We are all hungry for good news these days–even if the search for the “bright side of life” sometimes seems reminiscent of that famous scene from Life of Brian….
So–can we look for any good news emanating from the Trump Administration? I’ve previously pointed out that civic participation is up dramatically since the election–huge numbers of people who were previously apathetic about government have evidently realized that public policy really does matter. (I know, clutching at straws here…)
Granted, any positive consequence coming from this misbegotten administration is by definition inadvertent. But that doesn’t make such consequences nonexistent.
Did your head spin when Utah’s Orrin Hatch, a true conservative and the Senate’s longest-serving Republican, emerged last week as the most eloquent spokesman for transgender rights? Credit the Trump boomerang effect.
Much has been said about White House dysfunction and how little President Trump has accomplished in his first six months. But that’s not the whole story: In Washington and around the world, in some surprising ways, things are happening — but they are precisely the opposite of what Trump wanted and predicted when he was sworn in.
Hiatt reminds his readers of the conventional wisdom–or at least, the conventional punditry–that saw Brexit and Trump’s election as harbingers of a global white nationalist resurgence. Putin and Russia would gain power, the European Union would fracture or disintegrate. That didn’t happen.
But European voters, sobered by the spectacle on view in Washington, moved the other way. In March, the Netherlands rejected an anti-immigrant party in favor of a mainstream, conservative coalition. In May, French voters spurned the Putin-loving, immigrant-bashing Marine Le Pen in favor of centrist Emmanuel Macron, who went on to win an overwhelming majority in Parliament and began trying to strengthen, not weaken, the E.U.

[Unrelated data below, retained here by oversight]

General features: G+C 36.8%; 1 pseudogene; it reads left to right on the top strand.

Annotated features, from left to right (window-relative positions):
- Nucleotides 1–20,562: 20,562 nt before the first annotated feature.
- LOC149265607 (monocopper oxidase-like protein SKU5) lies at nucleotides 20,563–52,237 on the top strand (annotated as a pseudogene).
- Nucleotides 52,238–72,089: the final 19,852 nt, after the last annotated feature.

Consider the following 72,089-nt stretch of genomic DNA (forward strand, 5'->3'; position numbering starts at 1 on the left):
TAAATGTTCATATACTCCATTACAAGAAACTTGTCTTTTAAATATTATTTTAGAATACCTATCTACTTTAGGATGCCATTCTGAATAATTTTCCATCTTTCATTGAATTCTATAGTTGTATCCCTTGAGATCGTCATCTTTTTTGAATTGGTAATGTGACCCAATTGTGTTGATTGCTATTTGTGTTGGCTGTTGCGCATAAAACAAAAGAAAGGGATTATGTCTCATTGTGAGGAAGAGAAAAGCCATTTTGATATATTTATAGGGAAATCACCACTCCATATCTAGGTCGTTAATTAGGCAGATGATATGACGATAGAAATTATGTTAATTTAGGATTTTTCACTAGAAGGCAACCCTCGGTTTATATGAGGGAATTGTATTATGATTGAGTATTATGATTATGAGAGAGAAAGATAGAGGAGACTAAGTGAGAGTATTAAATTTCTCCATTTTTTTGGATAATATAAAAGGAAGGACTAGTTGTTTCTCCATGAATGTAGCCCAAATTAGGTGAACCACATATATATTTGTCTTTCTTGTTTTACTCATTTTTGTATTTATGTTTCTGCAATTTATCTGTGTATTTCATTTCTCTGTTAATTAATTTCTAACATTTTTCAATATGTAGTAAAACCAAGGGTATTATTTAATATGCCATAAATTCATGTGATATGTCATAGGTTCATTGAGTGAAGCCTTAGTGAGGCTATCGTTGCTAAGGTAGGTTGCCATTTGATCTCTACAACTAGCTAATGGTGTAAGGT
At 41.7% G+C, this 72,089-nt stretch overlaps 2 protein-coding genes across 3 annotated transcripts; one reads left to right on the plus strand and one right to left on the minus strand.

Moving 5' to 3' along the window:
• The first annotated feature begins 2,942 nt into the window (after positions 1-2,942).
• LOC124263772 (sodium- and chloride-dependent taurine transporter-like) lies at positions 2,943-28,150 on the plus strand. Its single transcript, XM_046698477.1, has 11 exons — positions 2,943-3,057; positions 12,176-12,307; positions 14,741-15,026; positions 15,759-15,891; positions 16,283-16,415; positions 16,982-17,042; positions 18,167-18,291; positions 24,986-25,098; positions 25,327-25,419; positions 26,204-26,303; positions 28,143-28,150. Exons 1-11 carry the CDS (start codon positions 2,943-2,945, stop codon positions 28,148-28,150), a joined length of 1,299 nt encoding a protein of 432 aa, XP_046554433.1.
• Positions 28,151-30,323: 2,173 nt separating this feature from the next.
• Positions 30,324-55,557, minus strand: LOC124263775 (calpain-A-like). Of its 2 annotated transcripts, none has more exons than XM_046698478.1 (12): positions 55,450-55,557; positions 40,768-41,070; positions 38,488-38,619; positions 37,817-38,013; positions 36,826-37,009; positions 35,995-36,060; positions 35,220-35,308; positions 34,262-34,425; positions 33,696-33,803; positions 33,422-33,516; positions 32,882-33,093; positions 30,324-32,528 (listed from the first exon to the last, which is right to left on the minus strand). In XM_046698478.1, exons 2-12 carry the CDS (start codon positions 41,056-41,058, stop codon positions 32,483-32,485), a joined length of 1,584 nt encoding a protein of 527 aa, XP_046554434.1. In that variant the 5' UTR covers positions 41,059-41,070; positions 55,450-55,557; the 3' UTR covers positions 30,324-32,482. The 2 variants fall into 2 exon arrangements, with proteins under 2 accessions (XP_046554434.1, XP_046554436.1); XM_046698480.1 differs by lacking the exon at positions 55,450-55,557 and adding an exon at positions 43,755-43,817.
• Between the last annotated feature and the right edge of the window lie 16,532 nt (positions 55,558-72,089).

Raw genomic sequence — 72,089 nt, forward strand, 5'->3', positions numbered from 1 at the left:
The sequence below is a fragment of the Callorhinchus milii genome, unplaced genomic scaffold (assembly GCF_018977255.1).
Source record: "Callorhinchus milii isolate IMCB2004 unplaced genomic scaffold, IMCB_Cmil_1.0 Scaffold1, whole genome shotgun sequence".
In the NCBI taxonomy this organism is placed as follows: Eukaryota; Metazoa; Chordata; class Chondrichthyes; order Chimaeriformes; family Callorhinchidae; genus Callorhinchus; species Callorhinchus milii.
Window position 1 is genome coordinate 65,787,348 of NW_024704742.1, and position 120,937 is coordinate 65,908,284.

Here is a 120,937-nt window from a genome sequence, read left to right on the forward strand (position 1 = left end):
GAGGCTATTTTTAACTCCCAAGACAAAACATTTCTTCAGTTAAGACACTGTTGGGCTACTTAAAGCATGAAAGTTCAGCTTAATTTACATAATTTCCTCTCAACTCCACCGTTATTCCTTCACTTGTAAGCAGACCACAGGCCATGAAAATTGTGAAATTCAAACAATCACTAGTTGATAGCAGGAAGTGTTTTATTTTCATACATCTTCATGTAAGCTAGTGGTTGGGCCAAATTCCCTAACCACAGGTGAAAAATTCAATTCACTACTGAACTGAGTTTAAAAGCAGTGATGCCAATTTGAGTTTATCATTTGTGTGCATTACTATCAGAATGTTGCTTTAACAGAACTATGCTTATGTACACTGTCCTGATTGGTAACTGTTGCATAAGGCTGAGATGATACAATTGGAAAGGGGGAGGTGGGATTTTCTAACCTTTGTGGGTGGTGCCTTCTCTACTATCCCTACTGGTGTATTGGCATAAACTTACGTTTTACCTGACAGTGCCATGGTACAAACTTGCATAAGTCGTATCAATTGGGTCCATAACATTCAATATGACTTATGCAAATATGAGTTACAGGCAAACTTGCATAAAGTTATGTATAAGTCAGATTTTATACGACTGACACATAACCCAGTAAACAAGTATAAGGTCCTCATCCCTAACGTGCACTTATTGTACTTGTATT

Meanwhile, German Chancellor Angela Merkel, whom Trump belittled for having allowed so many refugees into her country, has grown steadily more popular in advance of a September election.
Conventional wisdom also saw the GOP’s control of Congress and the White House as evidence that the Affordable Care Act aka “Obamacare” was doomed. Thanks in no small part to the Trump’s incompetence and the internal divisions within the once Grand Old Party, that didn’t happen either.
But here’s the boomerang effect: Obamacare is not just hanging on but becoming more popular the more Trump tries to bury it. And if he now tries to mismanage Obamacare to its death, we may boomerang all the way to single-payer health insurance. This year’s debate showed that most Americans now believe everyone should have access to health care. If the private insurance market is made to seem undependable, the fallback won’t be Trumpcare. It will be Medicare for all.
I fervently hope Hiatt is correct about that, although I admit to having my doubts.
Among the other “boomerangs” that Hiatt identifies are several that are familiar to most of us: firing Comey really ratcheted up the Russia investigation, and increased the public’s perception that Trump has something (many things, probably) to hide. Withdrawing from the Paris Accords prompted state and local governments to increase their efforts to combat climate change. Trump’s threats of massive cuts to the NIH research budget may have strengthened that agency’s hand .
Unfortunately, none of this really mitigates the harm this administration is doing every day. We have a racist Attorney General who is sabotaging civil rights and criminal justice reforms; an appalling Secretary of Education who wants to destroy public schools and use vouchers to “build up God’s Kingdom;” a climate denier in the pocket of fossil fuel interests is in charge of the EPA. Whatever Rex Tillerson’s strengths or weaknesses, the State Department staff and institutional memory have been eviscerated…
The “boomerang” we desperately need is a clean sweep of Congress in 2018.